What did Obama achieve in his visit to Israel?


dateline-israel-newBy Don Davis

A few days before the Israel visit of President Obama, I commented to colleagues that besides the usual demonstrations, rhetoric and theories, the trip may turn out to be really boring. But, despite a couple of rockets fired into Israel from Gaza and a sand storm, the overall trip seemed to be quite an achievement for the US President.

Fortunately, Israeli Prime Minister Benjamin Netanyahu had signed an agreement with coalition partners and Israel had a government a few days prior to the American entourage arriving. There were no controversial visits to the Temple Mount area, including the Western Wall, and the US President left before the Passover Holiday began.

In addition, the Israeli representatives behaved cordial among themselves and kept the malicious in-fighting and leaks to a minimum. You can read about the Israeli leaks last year that supposedly prompted American anxiety of an Israeli preempt strike on Iran or Syria near the 2013 Passover holiday in my March 12th, 2013 article.

Meanwhile, from the moment President Obama stepped off Air Force One he was treated as a long lost brother and a rock star. Throughout the visit Obama looked Presidential and behaved down-to-earth. The arrogant demeanor that sometimes plagues his perception was absent. Wisely, the US President returned to his original message of hope and synergy that enthusiastically got him elected the first term as he challenged the Israeli public and youth to help initiate change.  This behavior reversal may be attributed to a more experienced Obama, both Hillary and Bill Clinton, and John Kerry as Obama acted less idealistic, yet diplomatic and flexible.  Good travel preparation, meetings with US Jewish leaders and a candid, personalized pre-travel news interview on Israeli TV may have also been important aspects.

The confrontational atmosphere between President Obama and Prime Minister Netanyahu was publicly nonexistent. Instead the two leaders appeared as solid partners. They kept their message fairly consistent and coordinated with each other, and honestly seemed to enjoy themselves.

Yes, the US President’s messages were accepted (or not accepted) as usual, divided by party lines. And, a few, maybe many Israelis, are still not convinced a US guarantee for safety is reliable. This is because of the immediate and instantaneous dangers that threaten Israeli daily lives by enemy militias, terrorists and armies that are bio/chemical and (potentially) nuclear armed, and the speed and coordination of attacks by wireless, Internet, social networking, and weapon systems.

In relation to the so-called peace talks, in my opinion the US visit did not address what I believe are vital factors. First, is protecting Israel after Fatah Party Palestinian Arab President Mahmoud Abbas ceases to exist politically. Second, rarely anyone in Gaza would dare demonstrate or try to initiate change against the Hamas (Party). That is unless they want to be brutally tortured and then shot dead.  Those are the stark realities that plague Israel in signing a peace treaty with unstable and inconsistent so-called Palestinian governments that are actually two separate Arab Palestinian entities (and Fatah and Hamas are bitter enemies). The rockets fired into Israel during Obama’s visit are a sober reminder of this ongoing paradox.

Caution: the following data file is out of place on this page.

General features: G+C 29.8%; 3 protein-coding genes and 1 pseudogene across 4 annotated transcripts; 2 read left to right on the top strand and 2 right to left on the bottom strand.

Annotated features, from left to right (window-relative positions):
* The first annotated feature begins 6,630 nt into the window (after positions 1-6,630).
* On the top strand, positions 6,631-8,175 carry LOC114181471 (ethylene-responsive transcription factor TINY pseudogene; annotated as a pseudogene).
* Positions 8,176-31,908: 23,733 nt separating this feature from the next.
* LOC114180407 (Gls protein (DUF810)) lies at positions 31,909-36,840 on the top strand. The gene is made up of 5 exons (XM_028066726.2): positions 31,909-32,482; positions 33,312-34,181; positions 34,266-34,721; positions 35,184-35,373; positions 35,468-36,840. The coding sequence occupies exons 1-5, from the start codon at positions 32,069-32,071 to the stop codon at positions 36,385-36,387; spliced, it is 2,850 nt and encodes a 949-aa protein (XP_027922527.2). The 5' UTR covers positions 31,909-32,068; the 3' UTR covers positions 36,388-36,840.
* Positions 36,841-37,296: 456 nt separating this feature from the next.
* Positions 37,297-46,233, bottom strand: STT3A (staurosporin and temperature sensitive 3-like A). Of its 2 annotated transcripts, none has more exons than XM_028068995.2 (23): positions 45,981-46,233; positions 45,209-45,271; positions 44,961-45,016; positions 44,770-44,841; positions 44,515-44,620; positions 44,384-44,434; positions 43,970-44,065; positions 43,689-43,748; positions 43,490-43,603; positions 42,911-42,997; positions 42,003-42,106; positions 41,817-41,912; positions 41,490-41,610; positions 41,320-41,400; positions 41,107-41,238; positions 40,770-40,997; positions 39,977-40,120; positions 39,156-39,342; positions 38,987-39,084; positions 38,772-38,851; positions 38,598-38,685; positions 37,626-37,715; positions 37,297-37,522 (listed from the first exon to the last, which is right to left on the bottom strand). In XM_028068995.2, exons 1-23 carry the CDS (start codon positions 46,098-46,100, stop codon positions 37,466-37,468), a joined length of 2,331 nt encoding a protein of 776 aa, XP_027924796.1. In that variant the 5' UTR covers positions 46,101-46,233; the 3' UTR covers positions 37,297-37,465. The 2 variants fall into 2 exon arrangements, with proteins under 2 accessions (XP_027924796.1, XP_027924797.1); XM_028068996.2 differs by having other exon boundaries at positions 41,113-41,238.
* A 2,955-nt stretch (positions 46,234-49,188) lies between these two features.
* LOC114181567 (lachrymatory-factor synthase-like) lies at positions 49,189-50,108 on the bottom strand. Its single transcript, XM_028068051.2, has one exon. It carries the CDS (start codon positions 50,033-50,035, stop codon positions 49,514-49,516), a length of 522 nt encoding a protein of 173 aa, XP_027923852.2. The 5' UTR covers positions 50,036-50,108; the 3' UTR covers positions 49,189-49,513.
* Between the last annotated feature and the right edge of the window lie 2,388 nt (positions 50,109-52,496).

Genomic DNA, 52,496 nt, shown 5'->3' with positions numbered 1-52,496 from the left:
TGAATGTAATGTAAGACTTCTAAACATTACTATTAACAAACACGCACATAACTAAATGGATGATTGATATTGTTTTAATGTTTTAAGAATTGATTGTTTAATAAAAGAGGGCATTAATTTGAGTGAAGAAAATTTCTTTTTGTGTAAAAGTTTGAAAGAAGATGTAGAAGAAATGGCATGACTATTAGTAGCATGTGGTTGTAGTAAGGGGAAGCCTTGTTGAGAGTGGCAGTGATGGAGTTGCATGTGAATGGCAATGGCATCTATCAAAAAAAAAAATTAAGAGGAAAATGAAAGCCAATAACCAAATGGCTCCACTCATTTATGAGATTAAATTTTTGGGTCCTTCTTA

Additionally, I want to comment on the realism of starting a company in Israel and the Middle East. It is common practice in the Middle East to pay or provide gifts (some may refer to as payoffs) for necessary company start-up elements that might include agreements, contacts, deals, protection and general essentials. Moreover, a middleman will frequently be paid by the seller and the buyer on the same transaction. Furthermore, anyone or a company that is non-local will usually pay more, sometimes double or triple the rate (but this is practiced nearly worldwide).

Nevertheless, many would say President Obama’s trip was a personal, diplomatic and military success. This coupled with a good PR and photo (video) travel campaign including a charming moment with the US Ambassador to Israel’s family during departure.

Therefore, Obama is credited for restarting the peace talks, the release of funds for the Arab Palestinian Authority, a possible Iranian nuclear freeze, Israel’s apology to Turkey paving the way for allied coordination for strikes against Syria and Iran if necessary, and Israeli/Turkish gas, oil and military contracts. Obama is as well rumored to have received assurances from Israel against preempt strikes, or at the least notification if strikes occur, despite recent intelligence suggesting Iran might have already crossed the ‘red line’. The leaders may have also agreed to a June 2013 date to re-evaluate Middle East security action. That is unless something dramatic happens like fundamental deterioration in the Syrian and Iranian (or Gaza, Egyptian and Jordanian) status-quo.

Although, the entire American Middle East diplomatic coexistence and peace drive may be in jeopardy or sidelined (maybe even before this article is published) due to Israel/Turkey agreement friction, and the direct war threat to US personnel and US interests from North Korea, which is (purportedly) exactly what Iran planned with their North Korean nuclear partner.

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Don Davis has over 20 years experience in analytic research particularly regarding Israeli, Middle Eastern culture, behavior and historical patterns. Don is based in Israel, from where he monitors and evaluates worldwide information on finance, technologies, industries, and the military/political environment for a US consulting company.

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